Rebuilding the State and creating a political and economic culture that people trust will be long and very difficult, but it can be done, because it has to be done, according to Fine Gael councillor Brian Walsh.
Last weekend Cllr Walsh and Sen Fidelma Healy Eames were chosen, ahead of long serving TD Dep Pádraic McCormack, to stand for Fine Gael in Galway West in the 2011 General Election.
It is now up to Cllr Walsh and Sen Healy Eames not only to retain the seat held by Dep McCormack since 1989, but also win a second seat in Galway West, something the party has not achieved since the November 1982 election.
Cllr Walsh is excited to have been selected to run in the election, but he paid tribute to Dep McCormack. “Last Sunday was the first time in 20 years I did not put a number one after his name and I am disappointed for him,” he says. “I served as Pádraic’s director of elections in 2007 and I consider him a close political ally and a friend.”
Cllr Walsh and Sen Healy Eames will face into an election campaign knowing the public want three things - to see Fianna Fáil punished severely; to see Fine Gael and Labour, try, despite the straitjacket Fianna Fáil and the EU/IMF have placed them in, to put Ireland on the road to recovery; and three, to see a complete and utter change to the political system, that will ensure the poison alliance of politicians, bankers, and developers, and the madness and irresponsibility they indulged in, is never allowed happen again.
This last point, above all, is what people want to see, and Cllr Walsh knows it is the very thing people fear most will not happen.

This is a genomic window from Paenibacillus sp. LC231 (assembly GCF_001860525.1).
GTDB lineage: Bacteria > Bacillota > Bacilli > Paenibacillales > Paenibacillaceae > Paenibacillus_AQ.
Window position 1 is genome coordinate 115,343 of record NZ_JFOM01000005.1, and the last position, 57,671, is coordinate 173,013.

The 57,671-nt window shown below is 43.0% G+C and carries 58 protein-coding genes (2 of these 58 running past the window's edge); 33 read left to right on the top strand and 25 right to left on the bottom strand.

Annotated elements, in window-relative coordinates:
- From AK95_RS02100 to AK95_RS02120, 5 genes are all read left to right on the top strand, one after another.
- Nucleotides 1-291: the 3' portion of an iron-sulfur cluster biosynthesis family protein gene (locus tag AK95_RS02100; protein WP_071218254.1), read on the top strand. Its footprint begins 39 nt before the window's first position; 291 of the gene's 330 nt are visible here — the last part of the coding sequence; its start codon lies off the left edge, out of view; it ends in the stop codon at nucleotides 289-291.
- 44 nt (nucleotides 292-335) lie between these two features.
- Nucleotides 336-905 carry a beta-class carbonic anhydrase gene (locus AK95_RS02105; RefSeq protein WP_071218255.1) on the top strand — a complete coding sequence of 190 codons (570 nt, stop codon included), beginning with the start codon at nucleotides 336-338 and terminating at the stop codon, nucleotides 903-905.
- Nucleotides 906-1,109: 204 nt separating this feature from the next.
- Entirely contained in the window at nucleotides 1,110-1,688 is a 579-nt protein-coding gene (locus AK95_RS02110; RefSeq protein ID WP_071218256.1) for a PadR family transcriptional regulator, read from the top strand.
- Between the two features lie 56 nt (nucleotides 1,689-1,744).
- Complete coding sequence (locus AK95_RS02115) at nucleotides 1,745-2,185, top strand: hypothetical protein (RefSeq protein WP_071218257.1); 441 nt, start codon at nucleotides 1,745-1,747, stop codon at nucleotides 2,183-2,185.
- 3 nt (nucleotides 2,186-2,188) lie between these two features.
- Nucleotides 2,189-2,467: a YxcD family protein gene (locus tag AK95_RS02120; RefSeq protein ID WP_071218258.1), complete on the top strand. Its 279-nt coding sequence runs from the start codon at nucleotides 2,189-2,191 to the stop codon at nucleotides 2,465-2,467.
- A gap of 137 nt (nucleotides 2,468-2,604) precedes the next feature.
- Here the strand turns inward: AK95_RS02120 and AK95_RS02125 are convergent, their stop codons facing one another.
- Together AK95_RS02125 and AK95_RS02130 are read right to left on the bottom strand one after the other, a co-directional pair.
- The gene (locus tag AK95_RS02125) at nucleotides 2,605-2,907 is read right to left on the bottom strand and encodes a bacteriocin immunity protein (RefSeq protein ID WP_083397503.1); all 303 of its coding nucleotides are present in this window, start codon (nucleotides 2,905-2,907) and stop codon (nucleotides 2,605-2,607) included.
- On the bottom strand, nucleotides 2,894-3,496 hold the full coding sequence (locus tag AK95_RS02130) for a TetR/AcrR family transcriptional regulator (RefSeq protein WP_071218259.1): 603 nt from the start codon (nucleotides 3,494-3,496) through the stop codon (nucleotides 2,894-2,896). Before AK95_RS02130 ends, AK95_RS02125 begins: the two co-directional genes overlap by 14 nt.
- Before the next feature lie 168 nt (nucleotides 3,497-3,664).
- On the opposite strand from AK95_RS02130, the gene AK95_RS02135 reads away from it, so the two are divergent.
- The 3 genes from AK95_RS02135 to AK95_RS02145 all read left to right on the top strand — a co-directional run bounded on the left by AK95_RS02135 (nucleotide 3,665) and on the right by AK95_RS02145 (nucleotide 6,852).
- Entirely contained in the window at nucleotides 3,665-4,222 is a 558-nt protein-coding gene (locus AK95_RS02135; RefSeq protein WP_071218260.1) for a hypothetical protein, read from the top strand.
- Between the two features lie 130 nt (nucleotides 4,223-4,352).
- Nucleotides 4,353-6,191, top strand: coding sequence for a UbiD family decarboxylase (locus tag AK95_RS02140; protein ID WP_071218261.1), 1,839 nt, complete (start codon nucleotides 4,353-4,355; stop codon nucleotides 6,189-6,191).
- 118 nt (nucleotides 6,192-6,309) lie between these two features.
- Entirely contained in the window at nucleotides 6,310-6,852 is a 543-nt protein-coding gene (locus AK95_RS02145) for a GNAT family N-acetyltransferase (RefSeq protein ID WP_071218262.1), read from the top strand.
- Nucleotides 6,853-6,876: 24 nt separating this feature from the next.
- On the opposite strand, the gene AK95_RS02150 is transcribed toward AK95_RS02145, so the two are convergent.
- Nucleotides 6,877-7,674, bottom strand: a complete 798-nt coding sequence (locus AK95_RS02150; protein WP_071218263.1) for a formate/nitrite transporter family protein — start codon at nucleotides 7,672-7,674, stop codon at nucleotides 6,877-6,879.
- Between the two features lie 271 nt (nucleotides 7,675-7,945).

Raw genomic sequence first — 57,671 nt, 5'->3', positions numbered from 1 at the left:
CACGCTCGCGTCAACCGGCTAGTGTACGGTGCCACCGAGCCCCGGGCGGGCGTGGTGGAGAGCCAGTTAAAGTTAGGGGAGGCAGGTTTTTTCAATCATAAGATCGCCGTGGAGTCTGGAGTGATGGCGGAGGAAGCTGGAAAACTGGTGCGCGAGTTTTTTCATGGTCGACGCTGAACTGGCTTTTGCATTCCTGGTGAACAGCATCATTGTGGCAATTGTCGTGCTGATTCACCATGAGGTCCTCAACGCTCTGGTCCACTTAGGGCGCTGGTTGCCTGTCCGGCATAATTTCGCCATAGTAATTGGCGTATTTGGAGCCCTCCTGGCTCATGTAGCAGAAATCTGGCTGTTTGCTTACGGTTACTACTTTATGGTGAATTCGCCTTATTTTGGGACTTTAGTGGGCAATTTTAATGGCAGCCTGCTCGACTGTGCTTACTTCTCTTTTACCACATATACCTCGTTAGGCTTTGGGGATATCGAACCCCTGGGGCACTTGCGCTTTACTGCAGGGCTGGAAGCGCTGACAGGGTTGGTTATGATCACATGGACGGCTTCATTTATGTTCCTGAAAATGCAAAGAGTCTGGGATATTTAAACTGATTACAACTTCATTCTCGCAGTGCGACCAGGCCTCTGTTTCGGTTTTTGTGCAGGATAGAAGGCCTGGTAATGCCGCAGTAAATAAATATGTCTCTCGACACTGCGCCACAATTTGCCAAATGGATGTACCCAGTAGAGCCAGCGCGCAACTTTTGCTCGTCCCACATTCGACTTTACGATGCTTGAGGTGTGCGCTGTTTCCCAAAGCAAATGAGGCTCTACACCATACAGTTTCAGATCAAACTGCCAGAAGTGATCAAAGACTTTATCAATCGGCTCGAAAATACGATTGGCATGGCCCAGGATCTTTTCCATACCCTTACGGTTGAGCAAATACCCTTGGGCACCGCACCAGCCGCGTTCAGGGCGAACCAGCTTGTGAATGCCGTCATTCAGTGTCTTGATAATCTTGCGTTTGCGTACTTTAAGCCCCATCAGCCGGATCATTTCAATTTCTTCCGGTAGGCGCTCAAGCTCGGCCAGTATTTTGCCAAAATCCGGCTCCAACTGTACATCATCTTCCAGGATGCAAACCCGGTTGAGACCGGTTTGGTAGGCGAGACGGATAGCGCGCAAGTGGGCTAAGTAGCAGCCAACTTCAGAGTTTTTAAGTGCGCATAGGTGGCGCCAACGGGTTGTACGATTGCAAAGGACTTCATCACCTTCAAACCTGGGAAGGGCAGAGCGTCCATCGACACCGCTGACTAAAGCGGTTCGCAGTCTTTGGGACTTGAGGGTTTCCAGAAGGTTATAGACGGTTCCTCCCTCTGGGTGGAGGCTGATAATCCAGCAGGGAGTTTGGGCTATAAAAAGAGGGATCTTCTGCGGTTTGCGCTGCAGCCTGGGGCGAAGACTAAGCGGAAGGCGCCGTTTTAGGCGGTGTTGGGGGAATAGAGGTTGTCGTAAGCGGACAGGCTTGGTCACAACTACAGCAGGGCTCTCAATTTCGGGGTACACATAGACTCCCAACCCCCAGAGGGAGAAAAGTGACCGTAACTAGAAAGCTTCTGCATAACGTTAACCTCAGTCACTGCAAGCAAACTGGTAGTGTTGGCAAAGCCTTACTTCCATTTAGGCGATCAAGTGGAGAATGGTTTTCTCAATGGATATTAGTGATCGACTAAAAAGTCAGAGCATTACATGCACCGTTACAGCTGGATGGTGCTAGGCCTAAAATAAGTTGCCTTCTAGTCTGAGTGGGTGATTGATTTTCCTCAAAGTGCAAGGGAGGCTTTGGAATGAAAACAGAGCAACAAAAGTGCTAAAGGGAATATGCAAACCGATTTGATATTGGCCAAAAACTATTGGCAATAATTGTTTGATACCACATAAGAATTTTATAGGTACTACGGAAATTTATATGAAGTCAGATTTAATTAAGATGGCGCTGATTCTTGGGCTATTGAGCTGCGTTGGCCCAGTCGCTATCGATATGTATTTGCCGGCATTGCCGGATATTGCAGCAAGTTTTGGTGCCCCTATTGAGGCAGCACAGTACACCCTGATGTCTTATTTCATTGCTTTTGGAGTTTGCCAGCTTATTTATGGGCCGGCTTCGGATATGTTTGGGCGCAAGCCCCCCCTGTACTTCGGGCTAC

“People don’t just want a change of government, they want a change in our entire political system and culture,” he says. “The failed politics of the past is what has brought us to where we are today and it needs to changed radically.
“We must renew people’s faith in the political system and transform politics into a force that people can trust again. We desperately need politics that is about service, not about power and holding on to it at any cost. We need new corporate laws, and anti-cronyism legislation that will put politicians and business people in gaol if they ever behave like this again.”
Cllr Walsh says Fine Gael is committed to overseeing major change in the way the State is run. “Party leader Enda Kenny has pledged he will abolish the Senate, significantly reduce the number of TDs, reform the Dáil committee system, and give the public more of a say in the way legislation is enacted,” he says.
Such changes would be welcome, but the problems the State is now experiencing go to the deepest levels, and more radical change is needed. When France endured major crises - defeats to Germany in 1870 and 1940, the loss of empire in the 1950s - it began its recovery by drafting a new constitution. Surely Ireland needs to do the same and proclaim a Second Republic?
“Every source of authority in Ireland whether it is politics, the church, the financial sector, has been undermined and the culture of deference we had towards these institutions has been undermined,” says Cllr Walsh.
“There is now a real opportunity to effect fundamental change. We must also look at our Constitution and debate whether a set of rules and rights which was prepared in 1937 is still appropriate for society today.”
Both Fine Gael and Labour know the actions of Fianna Fáil and it’s dealings with the EU/IMF have left very little room to manoeuvre once that coalition comes to power next year.
“The arrival of the EU/IMF represents a new beginning and I have no doubt their intervention will help sort things out but they will sort things out in a manner not of our choosing,” he says. “We are going to have hospitals devastated. We will have children with disabilities who need specially trained teachers to help them, and those teachers are not going to be there. This is where Fianna Fáil and the PDs have brought us.”
Cllr Walsh says that honesty about what has to/can only be done, needs to become a cornerstone of the next Government’s approach.
“We need straight talking and honesty from government,” he says. “We need the truth from politicians and if we tell the public the truth from the outset, difficult as it may be to digest, we will win their trust and support. We are a resilient people and we will get through this.”